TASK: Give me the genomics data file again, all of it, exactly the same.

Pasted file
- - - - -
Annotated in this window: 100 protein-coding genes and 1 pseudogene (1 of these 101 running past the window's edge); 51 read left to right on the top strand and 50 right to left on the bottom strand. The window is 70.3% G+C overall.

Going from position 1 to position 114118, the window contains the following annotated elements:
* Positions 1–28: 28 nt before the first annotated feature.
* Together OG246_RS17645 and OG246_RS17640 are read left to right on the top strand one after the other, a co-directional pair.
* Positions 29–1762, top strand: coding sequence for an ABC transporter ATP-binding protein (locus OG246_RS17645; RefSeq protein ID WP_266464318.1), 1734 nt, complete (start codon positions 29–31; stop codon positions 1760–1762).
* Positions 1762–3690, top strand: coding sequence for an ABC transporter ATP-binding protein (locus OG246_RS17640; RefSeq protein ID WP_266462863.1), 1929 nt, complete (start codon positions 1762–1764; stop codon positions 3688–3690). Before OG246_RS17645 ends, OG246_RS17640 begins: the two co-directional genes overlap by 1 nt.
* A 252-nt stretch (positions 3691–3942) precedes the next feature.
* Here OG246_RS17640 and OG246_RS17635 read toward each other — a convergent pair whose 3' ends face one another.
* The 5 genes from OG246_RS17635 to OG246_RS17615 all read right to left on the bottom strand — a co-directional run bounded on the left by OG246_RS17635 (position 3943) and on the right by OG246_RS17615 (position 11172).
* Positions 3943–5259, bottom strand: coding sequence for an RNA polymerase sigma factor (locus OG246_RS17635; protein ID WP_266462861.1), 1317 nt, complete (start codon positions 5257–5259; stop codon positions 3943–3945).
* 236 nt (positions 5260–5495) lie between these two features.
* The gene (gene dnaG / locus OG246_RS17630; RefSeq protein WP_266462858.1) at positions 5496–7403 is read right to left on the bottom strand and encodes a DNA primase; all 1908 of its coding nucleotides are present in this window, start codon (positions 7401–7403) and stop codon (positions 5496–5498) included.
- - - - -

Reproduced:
Annotated in this window: 100 protein-coding genes and 1 pseudogene (1 of these 101 running past the window's edge); 51 read left to right on the top strand and 50 right to left on the bottom strand. The window is 70.3% G+C overall.

Going from position 1 to position 114118, the window contains the following annotated elements:
* Positions 1–28: 28 nt before the first annotated feature.
* Together OG246_RS17645 and OG246_RS17640 are read left to right on the top strand one after the other, a co-directional pair.
* Positions 29–1762, top strand: coding sequence for an ABC transporter ATP-binding protein (locus OG246_RS17645; RefSeq protein ID WP_266464318.1), 1734 nt, complete (start codon positions 29–31; stop codon positions 1760–1762).
* Positions 1762–3690, top strand: coding sequence for an ABC transporter ATP-binding protein (locus OG246_RS17640; RefSeq protein ID WP_266462863.1), 1929 nt, complete (start codon positions 1762–1764; stop codon positions 3688–3690). Before OG246_RS17645 ends, OG246_RS17640 begins: the two co-directional genes overlap by 1 nt.
* A 252-nt stretch (positions 3691–3942) precedes the next feature.
* Here OG246_RS17640 and OG246_RS17635 read toward each other — a convergent pair whose 3' ends face one another.
* The 5 genes from OG246_RS17635 to OG246_RS17615 all read right to left on the bottom strand — a co-directional run bounded on the left by OG246_RS17635 (position 3943) and on the right by OG246_RS17615 (position 11172).
* Positions 3943–5259, bottom strand: coding sequence for an RNA polymerase sigma factor (locus OG246_RS17635; protein ID WP_266462861.1), 1317 nt, complete (start codon positions 5257–5259; stop codon positions 3943–3945).
* 236 nt (positions 5260–5495) lie between these two features.
* The gene (gene dnaG / locus OG246_RS17630; RefSeq protein WP_266462858.1) at positions 5496–7403 is read right to left on the bottom strand and encodes a DNA primase; all 1908 of its coding nucleotides are present in this window, start codon (positions 7401–7403) and stop codon (positions 5496–5498) included.